# Generalization bound for parameters rather than loss functions

I was wondering if it is possible to obtain high probability bounds (provided finite sample size of the training data) for the distance (say in the l-1 or l-2 norm) between the best parameter set and the estimated parameters for model classes such as that comprising of logistic regressions? As an example corresponding to linear regression, see below:

For the full proof of the aforementioned example see Thm. 2.2 on pgs 36 and 37 here: https://ocw.mit.edu/courses/mathematics/18-s997-high-dimensional-statistics-spring-2015/lecture-notes/MIT18_S997S15_CourseNotes.pdf. I think this is a special case because they're able to make use of linearity and sub-gaussian assumptions. I was wondering if a similar bound could be obtained for Logistic Regression parameters, or alternatively, are there any other classification models for which similar results could be obtained?

I know learning theory gives us risk bounds. Are there certain settings wherein those risk bounds translate to bounds on the deviations in estimated and true parameters? Saw a similar (but more specific) question in math stackexchange without any answers: https://math.stackexchange.com/questions/3846492/generalization-error-in-logistic-regression. Is this simply impossible to ask for in the agnostic setting for general model classes? Can we hope to get such results for specific model classes, under specific assumptions (eg: the parameter space being compact)? Any related literature? Any insights would be appreciated.

P.S: I don't mean the number-of-iteration based bounds obtained in optimization settings, i.e. computation error, here I am referring to estimation error

See our recent paper: "Non-parametric Binary regression in metric spaces with KL loss" https://arxiv.org/abs/2010.09886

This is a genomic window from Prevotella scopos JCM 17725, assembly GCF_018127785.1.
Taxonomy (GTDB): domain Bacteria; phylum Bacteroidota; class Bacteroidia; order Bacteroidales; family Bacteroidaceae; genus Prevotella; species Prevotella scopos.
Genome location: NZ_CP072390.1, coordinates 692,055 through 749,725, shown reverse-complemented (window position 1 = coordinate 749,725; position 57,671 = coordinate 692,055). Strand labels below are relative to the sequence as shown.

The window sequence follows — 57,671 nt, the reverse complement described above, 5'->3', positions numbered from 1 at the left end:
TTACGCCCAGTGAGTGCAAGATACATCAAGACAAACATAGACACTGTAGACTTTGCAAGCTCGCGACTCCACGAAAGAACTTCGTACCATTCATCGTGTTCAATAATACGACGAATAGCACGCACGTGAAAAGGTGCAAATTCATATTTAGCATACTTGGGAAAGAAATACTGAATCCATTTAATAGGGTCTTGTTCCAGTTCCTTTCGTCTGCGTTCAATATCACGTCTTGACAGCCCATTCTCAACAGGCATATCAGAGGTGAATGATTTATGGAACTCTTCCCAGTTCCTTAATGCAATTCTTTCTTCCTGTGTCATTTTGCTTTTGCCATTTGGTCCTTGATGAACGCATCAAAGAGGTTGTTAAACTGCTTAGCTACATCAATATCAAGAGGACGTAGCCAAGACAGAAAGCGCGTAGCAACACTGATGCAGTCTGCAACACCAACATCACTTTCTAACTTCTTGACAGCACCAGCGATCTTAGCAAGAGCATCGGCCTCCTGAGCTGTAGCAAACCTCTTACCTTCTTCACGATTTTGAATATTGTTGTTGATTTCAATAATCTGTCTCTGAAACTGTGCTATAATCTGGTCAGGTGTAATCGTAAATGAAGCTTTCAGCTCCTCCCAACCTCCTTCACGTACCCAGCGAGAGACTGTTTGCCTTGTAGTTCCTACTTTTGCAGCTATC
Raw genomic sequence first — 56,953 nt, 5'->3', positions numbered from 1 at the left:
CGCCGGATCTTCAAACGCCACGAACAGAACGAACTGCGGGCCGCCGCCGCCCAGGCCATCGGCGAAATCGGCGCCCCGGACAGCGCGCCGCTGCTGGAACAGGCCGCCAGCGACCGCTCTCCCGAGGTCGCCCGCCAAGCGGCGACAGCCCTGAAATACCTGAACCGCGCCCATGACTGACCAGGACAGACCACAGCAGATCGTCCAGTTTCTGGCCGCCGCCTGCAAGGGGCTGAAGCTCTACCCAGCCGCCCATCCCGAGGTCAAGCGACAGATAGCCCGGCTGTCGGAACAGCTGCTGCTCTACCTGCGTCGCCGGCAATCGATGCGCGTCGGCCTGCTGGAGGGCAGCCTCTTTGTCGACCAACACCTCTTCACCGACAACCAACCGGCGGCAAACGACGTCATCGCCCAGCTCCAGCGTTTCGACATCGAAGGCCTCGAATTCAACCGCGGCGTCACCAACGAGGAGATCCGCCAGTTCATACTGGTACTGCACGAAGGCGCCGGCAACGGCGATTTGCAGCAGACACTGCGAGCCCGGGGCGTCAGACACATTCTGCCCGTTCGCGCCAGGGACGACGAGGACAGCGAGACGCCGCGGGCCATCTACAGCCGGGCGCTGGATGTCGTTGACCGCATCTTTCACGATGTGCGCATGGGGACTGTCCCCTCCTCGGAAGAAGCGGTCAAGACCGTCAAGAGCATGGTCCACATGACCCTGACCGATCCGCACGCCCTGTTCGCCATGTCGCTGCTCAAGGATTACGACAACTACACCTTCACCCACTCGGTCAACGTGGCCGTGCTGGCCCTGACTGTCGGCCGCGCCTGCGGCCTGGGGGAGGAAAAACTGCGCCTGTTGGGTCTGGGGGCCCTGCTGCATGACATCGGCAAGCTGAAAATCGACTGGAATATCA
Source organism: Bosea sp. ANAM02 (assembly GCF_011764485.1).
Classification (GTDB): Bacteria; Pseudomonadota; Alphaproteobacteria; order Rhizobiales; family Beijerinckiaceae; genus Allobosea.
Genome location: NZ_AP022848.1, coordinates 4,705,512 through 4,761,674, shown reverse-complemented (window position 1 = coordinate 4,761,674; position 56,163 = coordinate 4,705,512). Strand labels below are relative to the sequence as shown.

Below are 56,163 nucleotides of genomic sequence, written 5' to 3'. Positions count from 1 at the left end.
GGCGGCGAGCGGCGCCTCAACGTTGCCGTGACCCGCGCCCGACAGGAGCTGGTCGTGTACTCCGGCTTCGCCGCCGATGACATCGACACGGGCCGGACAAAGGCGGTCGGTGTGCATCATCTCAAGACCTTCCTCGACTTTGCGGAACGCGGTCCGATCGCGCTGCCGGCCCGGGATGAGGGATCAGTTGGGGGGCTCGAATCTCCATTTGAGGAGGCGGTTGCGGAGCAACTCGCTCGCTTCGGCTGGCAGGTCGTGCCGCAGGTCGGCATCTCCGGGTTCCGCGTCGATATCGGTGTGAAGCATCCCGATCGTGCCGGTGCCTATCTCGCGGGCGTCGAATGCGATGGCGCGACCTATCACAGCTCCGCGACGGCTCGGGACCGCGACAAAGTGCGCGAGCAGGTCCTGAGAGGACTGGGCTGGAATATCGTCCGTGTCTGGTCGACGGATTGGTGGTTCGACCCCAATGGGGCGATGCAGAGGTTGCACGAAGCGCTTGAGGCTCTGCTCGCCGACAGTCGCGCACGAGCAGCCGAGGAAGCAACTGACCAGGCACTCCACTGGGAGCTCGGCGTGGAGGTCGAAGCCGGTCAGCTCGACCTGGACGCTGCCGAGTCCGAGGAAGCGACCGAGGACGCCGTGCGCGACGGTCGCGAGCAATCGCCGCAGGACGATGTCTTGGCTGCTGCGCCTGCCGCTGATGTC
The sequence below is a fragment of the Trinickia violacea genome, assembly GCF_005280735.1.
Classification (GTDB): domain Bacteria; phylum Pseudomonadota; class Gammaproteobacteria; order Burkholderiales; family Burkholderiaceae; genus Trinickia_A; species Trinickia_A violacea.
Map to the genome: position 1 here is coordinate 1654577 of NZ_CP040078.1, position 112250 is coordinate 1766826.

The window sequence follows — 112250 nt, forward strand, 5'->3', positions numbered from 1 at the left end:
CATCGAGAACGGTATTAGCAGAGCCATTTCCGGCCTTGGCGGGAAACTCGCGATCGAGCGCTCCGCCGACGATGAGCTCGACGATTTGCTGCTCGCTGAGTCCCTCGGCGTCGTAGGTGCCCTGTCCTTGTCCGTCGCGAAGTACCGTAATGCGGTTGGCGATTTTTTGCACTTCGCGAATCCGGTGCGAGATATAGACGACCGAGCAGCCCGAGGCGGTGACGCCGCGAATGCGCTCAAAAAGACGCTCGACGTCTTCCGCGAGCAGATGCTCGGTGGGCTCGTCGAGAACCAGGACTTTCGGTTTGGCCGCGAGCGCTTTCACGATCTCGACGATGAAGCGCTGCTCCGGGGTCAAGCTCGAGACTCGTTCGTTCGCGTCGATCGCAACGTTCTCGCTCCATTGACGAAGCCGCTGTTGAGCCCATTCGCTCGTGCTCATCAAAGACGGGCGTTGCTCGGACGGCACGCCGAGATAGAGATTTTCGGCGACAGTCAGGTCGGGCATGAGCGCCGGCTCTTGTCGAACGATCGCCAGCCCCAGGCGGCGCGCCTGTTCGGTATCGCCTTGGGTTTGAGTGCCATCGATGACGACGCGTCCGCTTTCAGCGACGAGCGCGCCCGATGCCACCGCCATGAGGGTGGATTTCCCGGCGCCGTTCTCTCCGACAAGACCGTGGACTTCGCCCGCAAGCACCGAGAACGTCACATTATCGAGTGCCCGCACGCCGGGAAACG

The setting is actually non-parametric and quite general. Our loss measures the expected log-likelihood -- which is more natural in the context of logistic regression than distance in parameter space. Notice that our loss is unbounded, as would be the $$\ell_1$$ or $$\ell_2$$ loss in parameter space.

• Thanks! I'll certainly have a thorough look through your paper. Sort of felt like I'd landed in no-man's land, in that I'm used to seeing stats folks provide asymptotic guarantees for estimators (and associated losses), whereas CS folks provide non-asymptotic guarantees for risks. Was keen on getting a feel for the stats literature on non-asymptotic guarantees for parameters/ estimators. Could you suggest any umbrella topics/ references that tackle this? Also can your results translate to say the l-1 norm deviation? I'm interested in l-1/l-2 norms due to their natural geometric flavour(s) May 21, 2021 at 13:48
• There aren't really two natural objects whose $\ell_1$ distance you'd want to bound. Our model $h:X\to[0,1]$ is an agnostic model of the underlying joint distribution -- meaning, we don't assume any "ground truth". May 23, 2021 at 7:49
• I understand there is the power of generality in the agnostic set up. However, statisticians have always been interested in working in settings where some ground truth is assumed. For eg: The asymptotic properties of MLEs. Of course, from thereon model misspecification and agnostic settings are of obvious interest, Though I do feel having a grounding in theory for specific set ups is more than useful in its own right. Given that, wouldn't there be work on the non-asymptotic #s of MLEs (after all that's what logistic regression coefficients are)? How about errors in the regression functions? May 24, 2021 at 11:16
• The MLE only makes sense in the parametric case. May 24, 2021 at 11:19
• Agreed. How about for the regression function estimation? In either parametric or the non-parametric case, I'm looking for case studies. stat.cmu.edu/~larry/=sml/nonparclass.pdf (See Theorem 1 on pg. 2) - Are there specific classes of models for which the non-asymptotic error rate has been (near) sharply characterised for the "middle term", i.e., P(|m(x)-\hat{m(x)}|) (over dP_{x})? Any resources you could point me to for this? May 24, 2021 at 11:46